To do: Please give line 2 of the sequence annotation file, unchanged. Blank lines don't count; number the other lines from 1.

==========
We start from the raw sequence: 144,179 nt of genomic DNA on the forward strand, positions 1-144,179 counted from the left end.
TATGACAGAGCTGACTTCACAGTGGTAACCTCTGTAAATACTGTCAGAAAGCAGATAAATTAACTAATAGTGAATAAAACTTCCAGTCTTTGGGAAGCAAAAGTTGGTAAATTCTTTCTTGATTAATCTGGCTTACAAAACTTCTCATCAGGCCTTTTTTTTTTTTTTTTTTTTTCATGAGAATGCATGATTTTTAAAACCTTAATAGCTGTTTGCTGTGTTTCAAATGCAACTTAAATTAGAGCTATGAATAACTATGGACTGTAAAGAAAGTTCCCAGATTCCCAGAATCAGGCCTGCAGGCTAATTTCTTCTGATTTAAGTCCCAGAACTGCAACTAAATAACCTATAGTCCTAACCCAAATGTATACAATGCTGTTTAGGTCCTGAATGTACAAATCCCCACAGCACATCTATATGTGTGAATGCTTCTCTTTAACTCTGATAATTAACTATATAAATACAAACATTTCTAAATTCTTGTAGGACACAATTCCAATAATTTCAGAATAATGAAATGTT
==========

TATGACAGAGCTGACTTCACAGTGGTAACCTCTGTAAATACTGTCAGAAAGCAGATAAATTAACTAATAGTGAATAAAACTTCCAGTCTTTGGGAAGCAAAAGTTGGTAAATTCTTTCTTGATTAATCTGGCTTACAAAACTTCTCATCAGGCCTTTTTTTTTTTTTTTTTTTTTCATGAGAATGCATGATTTTTAAAACCTTAATAGCTGTTTGCTGTGTTTCAAATGCAACTTAAATTAGAGCTATGAATAACTATGGACTGTAAAGAAAGTTCCCAGATTCCCAGAATCAGGCCTGCAGGCTAATTTCTTCTGATTTAAGTCCCAGAACTGCAACTAAATAACCTATAGTCCTAACCCAAATGTATACAATGCTGTTTAGGTCCTGAATGTACAAATCCCCACAGCACATCTATATGTGTGAATGCTTCTCTTTAACTCTGATAATTAACTATATAAATACAAACATTTCTAAATTCTTGTAGGACACAATTCCAATAATTTCAGAATAATGAAATGTT